The major objective of the KEEPS (Kronos Early Estrogen Prevention Study) Cognitive and Affective Study is to evaluate the potential differential efficacy of oral conjugated equine estrogen (CEE or Premarin) and transdermal 17 ?-estradiol (tE2) on mood and cognitive function of healthy perimenopausal women over an extended therapy of 4 years. Recent findings from the Women's Health Initiative (WHI) and the Women's Health Initiative Memory Study (WHIMS) have raised serious concerns about the long-term safety of both the unopposed and opposed CEE. Additionally, these studies have raised several issues related to HT that need to be systematically evaluated in well-designed clinical studies. These issues include the following: 1) which is the best period in a woman's reproductive history to initiate hormone therapy (perimenopausal versus postmenopausal), 2) what is the preferred form of estrogen therapy (CEE versus estradiol), 3) which is the most effective route of administration of estrogen (oral vs. transdermal), 4) which is the best progestin for opposed hormone therapy (natural progesterone vs. medroxyprogesterone), 5) what are the most sensitive psychometric measures to characterize potential effects of estrogen on cognition and mood, and 6) which hormone therapy regimen is physiologically most relevant and mimics the menstrual cycle hormonal milieu (continuous vs. cyclic). The KEEPS Cognitive and Affective (C/A) Study is the first multisite, randomized, placebo-controlled, double-blind, parallel-group design clinical study that will address major HT-related issues raised by WHI and WHIMS. Specifically, the C/A Study will involve perimenopausal women and evaluate the differential efficacy of CEE and tE2 on comprehensive measures of cognition and mood in perimenopausal women over an extended therapy of four years. The present study will employ cyclic administration of micronized progesterone to counteract proliferative effects of HT on the endometrium, and accomplish the following objectives: 1) to characterize the potential differential efficacy and adverse effect profile of extended therapy with CEE and tE2 on cognitive function of perimenopausal women, 2) to identify the effects of micronized progesterone on the proposed battery of cognitive and affective tests in perimenopausal women, 3) to establish the relationship between estrogen-induced changes in markers of atherosclerosis, heart disease, and measures of mood and cognition, 4) to characterize the relationship between estrogen-related changes in proposed markers of inflammation, blood hypercoagulability, and tests of cognition and mood, and 5) to determine if ApoE genotype will influence cognitive responsitivity to HT.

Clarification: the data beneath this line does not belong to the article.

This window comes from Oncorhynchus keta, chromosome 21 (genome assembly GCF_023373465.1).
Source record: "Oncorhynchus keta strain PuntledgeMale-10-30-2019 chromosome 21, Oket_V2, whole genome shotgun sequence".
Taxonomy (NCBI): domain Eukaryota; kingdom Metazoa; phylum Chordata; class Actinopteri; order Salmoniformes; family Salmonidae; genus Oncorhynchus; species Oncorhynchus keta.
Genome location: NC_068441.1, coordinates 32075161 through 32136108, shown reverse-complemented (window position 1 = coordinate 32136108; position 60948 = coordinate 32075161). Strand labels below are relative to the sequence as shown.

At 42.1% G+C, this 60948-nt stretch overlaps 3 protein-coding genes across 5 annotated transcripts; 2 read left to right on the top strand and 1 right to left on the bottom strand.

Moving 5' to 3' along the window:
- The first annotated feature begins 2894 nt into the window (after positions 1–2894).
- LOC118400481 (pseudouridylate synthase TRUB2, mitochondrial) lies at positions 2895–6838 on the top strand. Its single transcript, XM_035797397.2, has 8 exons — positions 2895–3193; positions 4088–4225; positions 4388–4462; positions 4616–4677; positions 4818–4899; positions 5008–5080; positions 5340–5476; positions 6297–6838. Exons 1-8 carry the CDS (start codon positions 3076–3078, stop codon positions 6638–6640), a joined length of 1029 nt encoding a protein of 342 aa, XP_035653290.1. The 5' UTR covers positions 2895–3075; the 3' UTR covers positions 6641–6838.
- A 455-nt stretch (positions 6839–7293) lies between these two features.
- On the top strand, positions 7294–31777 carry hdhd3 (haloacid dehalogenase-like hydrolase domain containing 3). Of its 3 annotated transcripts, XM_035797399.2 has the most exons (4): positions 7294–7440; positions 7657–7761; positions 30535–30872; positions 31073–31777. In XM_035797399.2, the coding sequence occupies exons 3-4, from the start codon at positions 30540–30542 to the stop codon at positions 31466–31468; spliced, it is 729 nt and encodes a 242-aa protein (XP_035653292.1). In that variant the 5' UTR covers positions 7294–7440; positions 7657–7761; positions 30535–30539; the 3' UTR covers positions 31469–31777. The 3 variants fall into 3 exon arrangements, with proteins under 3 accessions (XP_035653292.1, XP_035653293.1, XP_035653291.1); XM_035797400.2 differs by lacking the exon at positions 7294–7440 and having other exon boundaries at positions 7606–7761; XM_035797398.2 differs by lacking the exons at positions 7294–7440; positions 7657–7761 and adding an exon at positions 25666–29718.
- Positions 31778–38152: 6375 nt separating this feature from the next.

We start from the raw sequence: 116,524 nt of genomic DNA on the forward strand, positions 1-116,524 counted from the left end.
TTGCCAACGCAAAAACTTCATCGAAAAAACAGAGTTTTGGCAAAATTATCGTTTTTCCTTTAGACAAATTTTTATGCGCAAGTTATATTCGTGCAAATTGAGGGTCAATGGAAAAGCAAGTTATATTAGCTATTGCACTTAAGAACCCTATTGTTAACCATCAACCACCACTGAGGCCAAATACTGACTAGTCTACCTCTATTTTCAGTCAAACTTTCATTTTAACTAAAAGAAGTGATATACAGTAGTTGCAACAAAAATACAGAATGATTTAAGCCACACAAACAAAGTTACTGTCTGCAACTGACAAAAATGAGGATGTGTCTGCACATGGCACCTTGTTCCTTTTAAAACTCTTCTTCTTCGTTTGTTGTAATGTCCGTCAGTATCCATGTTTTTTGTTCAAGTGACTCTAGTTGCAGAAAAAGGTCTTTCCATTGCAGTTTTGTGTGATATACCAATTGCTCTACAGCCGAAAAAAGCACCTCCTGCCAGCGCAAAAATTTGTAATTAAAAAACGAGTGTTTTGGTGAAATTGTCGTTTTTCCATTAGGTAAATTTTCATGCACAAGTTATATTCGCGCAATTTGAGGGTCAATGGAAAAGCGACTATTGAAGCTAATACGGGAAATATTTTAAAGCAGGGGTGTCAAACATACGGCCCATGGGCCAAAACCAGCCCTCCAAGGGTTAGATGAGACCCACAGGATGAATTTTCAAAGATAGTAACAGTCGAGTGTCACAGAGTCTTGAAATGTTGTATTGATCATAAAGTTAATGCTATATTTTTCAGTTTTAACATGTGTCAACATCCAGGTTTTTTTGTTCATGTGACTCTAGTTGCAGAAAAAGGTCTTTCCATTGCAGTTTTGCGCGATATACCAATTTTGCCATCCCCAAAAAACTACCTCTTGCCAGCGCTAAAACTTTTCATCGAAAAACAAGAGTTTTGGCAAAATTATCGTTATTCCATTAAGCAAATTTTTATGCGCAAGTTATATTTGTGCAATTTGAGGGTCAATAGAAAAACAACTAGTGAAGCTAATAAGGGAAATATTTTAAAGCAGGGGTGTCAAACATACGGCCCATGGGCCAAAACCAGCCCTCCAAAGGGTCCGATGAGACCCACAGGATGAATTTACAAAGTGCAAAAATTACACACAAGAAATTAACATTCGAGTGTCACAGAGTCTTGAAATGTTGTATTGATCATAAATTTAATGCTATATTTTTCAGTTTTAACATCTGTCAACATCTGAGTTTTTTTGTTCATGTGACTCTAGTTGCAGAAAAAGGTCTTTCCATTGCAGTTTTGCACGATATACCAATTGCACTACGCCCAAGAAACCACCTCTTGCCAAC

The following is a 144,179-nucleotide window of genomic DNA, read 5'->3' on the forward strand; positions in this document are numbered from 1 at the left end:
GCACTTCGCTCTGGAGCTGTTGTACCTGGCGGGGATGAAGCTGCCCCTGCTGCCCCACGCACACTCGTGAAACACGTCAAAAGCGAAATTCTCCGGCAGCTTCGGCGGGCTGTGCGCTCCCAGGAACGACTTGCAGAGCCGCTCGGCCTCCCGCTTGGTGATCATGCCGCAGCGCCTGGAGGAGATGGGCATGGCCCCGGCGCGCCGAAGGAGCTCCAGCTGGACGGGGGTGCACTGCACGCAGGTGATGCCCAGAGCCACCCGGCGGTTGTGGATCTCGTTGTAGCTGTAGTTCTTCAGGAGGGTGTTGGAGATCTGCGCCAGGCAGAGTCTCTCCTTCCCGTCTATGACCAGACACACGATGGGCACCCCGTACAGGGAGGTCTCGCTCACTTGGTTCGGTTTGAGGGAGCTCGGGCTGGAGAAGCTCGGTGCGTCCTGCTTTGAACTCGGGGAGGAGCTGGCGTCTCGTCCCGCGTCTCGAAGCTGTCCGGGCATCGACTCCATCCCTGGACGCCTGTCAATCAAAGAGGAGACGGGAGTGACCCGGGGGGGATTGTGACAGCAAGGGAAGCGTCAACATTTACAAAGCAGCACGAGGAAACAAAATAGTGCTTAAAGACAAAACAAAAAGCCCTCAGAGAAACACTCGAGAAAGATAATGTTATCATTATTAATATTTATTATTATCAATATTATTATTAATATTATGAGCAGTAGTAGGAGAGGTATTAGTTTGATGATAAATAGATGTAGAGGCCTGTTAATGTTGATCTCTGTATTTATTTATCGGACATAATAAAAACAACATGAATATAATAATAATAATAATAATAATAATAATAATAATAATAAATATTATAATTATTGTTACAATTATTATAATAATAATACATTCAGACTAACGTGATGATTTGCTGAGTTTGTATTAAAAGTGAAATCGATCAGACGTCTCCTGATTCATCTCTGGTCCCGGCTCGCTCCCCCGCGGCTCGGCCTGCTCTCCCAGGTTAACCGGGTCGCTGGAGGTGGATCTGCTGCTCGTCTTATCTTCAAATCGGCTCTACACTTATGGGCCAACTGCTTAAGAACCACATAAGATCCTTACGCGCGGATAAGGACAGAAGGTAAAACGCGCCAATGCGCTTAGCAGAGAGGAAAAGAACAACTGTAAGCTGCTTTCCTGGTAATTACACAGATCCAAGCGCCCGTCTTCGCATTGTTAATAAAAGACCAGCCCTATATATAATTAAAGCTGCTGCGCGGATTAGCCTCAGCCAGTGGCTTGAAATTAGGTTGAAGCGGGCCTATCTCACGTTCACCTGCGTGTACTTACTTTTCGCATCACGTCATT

|Dowling, N Maritza; Gleason, Carey E; Manson, Joann E et al. (2013) Characterization of vascular disease risk in postmenopausal women and its association with cognitive performance. PLoS One 8:e68741|
|Miller, Virginia M; Best, Patricia J M (2011) Implications for reproductive medicine: Sex differences in cardiovascular disease. Sex Reprod Menopause 9:21-28|
|Wharton, Whitney; Baker, Laura D; Gleason, Carey E et al. (2011) Short-term hormone therapy with transdermal estradiol improves cognition for postmenopausal women with Alzheimer's disease: results of a randomized controlled trial. J Alzheimers Dis 26:495-505|
|Miller, Virginia M (2010) Estrogen metabolomics: a physiologist's perspective. Hypertension 56:816-8|
|Wharton, Whitney; Dowling, Maritza; Khosropour, Christine M et al. (2009) Cognitive benefits of hormone therapy: cardiovascular factors and healthy-user bias. Maturitas 64:182-7|